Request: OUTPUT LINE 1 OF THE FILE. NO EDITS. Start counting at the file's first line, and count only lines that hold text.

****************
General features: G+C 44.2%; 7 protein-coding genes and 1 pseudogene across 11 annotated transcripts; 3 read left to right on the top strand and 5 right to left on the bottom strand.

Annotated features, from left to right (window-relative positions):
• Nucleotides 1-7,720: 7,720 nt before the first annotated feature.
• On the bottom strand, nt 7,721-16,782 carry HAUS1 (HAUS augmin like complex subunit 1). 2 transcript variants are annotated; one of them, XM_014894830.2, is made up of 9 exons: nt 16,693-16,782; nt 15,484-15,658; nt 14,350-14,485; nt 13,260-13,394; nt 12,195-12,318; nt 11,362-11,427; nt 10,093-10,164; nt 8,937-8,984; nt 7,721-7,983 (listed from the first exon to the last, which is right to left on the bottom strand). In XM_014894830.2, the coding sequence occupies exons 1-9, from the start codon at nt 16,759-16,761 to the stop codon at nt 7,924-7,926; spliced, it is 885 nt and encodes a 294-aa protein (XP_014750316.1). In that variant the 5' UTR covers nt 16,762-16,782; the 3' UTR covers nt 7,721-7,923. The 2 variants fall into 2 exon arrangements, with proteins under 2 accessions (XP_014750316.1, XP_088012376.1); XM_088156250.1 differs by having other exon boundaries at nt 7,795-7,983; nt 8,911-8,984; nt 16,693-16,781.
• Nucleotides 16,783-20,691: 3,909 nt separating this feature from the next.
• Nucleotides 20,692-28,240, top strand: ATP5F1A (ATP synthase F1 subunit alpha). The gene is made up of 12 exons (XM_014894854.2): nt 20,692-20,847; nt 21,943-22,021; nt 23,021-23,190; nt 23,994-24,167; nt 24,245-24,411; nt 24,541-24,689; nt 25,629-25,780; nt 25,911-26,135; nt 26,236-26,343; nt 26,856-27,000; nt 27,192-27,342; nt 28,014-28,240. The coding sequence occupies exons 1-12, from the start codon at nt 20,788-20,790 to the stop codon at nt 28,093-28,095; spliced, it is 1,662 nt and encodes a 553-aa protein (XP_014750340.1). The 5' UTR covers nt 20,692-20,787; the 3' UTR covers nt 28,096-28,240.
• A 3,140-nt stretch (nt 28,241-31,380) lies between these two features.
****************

General features: G+C 44.2%; 7 protein-coding genes and 1 pseudogene across 11 annotated transcripts; 3 read left to right on the top strand and 5 right to left on the bottom strand.